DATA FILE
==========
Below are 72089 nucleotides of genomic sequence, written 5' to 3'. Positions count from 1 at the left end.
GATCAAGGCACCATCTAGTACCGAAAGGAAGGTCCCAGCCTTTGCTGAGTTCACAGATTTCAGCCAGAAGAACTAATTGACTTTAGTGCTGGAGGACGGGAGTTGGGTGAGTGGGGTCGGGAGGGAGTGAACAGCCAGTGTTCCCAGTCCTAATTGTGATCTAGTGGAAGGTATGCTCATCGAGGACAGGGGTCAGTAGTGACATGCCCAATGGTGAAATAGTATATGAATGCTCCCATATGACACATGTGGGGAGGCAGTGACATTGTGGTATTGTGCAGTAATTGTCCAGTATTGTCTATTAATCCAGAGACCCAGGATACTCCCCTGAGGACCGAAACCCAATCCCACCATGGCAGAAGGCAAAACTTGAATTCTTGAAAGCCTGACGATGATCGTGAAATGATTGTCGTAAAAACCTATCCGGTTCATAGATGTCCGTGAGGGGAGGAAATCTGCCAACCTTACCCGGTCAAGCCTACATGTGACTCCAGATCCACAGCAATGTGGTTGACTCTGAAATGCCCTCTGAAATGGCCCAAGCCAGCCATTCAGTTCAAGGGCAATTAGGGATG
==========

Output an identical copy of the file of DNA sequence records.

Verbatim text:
Below are 72089 nucleotides of genomic sequence, written 5' to 3'. Positions count from 1 at the left end.
GATCAAGGCACCATCTAGTACCGAAAGGAAGGTCCCAGCCTTTGCTGAGTTCACAGATTTCAGCCAGAAGAACTAATTGACTTTAGTGCTGGAGGACGGGAGTTGGGTGAGTGGGGTCGGGAGGGAGTGAACAGCCAGTGTTCCCAGTCCTAATTGTGATCTAGTGGAAGGTATGCTCATCGAGGACAGGGGTCAGTAGTGACATGCCCAATGGTGAAATAGTATATGAATGCTCCCATATGACACATGTGGGGAGGCAGTGACATTGTGGTATTGTGCAGTAATTGTCCAGTATTGTCTATTAATCCAGAGACCCAGGATACTCCCCTGAGGACCGAAACCCAATCCCACCATGGCAGAAGGCAAAACTTGAATTCTTGAAAGCCTGACGATGATCGTGAAATGATTGTCGTAAAAACCTATCCGGTTCATAGATGTCCGTGAGGGGAGGAAATCTGCCAACCTTACCCGGTCAAGCCTACATGTGACTCCAGATCCACAGCAATGTGGTTGACTCTGAAATGCCCTCTGAAATGGCCCAAGCCAGCCATTCAGTTCAAGGGCAATTAGGGATG